Passing IMF tests yield direct benefits – Phillips
Finance and Planning Minister Dr Peter Phillips has rubbished claims that the International Monetary Fund's (IMF) endorsement of the Government's management of the economy, evident in the approval of quarterly performance targets, was inconsequential to the people.
"The end result is that the disciplines imposed by the IMF economic reform programme have had positive effects," he said.
"People say it is of no consequence to anyone. I disagree," said Phillips, during a forum at The Gleaner's North Street, Kingston offices, last Friday.
"First of all," he said, "it has helped restore Jamaica's credibility in the marketplace." Second, because of the lower interest rates, people who are now buying houses and getting loans at single digit rates, or persons borrowing for businesses and getting preferred borrower's rates in single digits, are direct beneficiaries.
In addition, the people those businesses employ are direct beneficiaries of the IMF economic support programme, the finance minister said.
Phillips said "the 200,000 farmers who have found themselves earning and having access to a market, which is at the most buoyant it has been for domestically produced agriculture, are also direct beneficiaries."
He said the 5,000 or 6,000 people who have benefited from expanded business processing outsourcing operations because of the improved competitiveness of the Jamaican economy "are direct beneficiaries of the passing of the IMF tests".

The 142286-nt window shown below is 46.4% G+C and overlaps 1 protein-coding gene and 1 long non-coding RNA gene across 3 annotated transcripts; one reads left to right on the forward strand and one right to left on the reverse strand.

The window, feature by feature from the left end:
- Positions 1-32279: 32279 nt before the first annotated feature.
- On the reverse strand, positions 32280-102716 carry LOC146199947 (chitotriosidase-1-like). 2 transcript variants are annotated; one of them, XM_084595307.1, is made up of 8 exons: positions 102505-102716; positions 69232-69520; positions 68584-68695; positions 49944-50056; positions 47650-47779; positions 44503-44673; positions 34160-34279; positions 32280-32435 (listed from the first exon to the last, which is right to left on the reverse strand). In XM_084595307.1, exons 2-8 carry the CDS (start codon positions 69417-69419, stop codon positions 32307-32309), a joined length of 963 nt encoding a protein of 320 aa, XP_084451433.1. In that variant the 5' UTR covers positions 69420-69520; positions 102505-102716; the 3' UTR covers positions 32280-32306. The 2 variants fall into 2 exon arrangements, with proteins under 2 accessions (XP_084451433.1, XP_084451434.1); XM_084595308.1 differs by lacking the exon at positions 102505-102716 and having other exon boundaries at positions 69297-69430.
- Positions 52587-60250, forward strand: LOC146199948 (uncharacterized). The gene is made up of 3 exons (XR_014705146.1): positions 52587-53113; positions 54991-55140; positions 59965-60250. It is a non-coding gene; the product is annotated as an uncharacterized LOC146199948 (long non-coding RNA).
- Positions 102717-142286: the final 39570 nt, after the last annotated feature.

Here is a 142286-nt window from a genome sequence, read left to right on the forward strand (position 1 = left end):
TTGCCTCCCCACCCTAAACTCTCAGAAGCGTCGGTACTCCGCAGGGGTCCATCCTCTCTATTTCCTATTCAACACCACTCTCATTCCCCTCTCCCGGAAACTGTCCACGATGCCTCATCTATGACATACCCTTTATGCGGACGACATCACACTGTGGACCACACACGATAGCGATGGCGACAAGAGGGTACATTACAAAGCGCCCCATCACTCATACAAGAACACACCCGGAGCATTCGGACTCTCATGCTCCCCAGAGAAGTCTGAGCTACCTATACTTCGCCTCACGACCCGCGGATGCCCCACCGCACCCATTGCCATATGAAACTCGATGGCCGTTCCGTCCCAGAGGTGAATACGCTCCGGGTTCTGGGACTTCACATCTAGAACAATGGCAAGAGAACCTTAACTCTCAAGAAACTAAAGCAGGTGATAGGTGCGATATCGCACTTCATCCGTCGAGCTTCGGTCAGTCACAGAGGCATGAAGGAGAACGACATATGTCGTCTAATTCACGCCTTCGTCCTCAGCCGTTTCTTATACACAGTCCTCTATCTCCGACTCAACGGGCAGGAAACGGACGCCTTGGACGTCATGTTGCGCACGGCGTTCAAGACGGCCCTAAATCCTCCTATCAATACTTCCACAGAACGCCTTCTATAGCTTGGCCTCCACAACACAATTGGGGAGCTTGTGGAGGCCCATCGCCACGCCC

Referring to the opening of the Hyatt Ziva hotel in Montego Bay last week, Phillips said workers there, as well as others in the tourism industry, "are also direct beneficiaries of the economic reform programme and the passing of tests".
Alluding to the Jamaican Government's four-year agreement with the IMF, the finance minister said "one of the fundamental understandings that we need, as a country, for the medium and longer term is that any claim to independence and to viability as an independent nation has to be predicated upon your ability to manage your own economic and financial affairs effectively".
global economic system
Apparently, referring to critics who suggested that the IMF was influencing the overall management of the economy, Phillips said any country that fails to manage its own affairs - as the Greeks are learning - will have somebody else manage it for them.
"The global economic system cannot permit, so to speak, people to write their own rules to operate. If you borrow without any prospect of being able to repay, then they close you out of the system. It's just a fact of life," the finance minister said.
"If you stop paying them, they will stop extending credit to you, they will stop investing in your economy because it means that you can't sustain that," he said.
"We have to accept that we have a debt, which is a high debt, and we have to pay that debt. We can argue, and I can argue as feelingly as anybody else about the injustices of a world economic system which is predicated on a lot of inequalities within and between countries," Phillips said.
"We can argue persuasively about inequalities in the world, but the fact of the matter is that as a small country, a threat not to pay, carries no threat to the international system (or) to the creditors," he said.
"So, what we have to do is face this particular obligation to manage our affairs," he added.
Last year, Phillips dismissed suggestions that Jamaica was at risk of default on its debt. He noted that the country has a programme of debt reduction supported by the IMF and was confident that Jamaica would continue to do well under that scheme.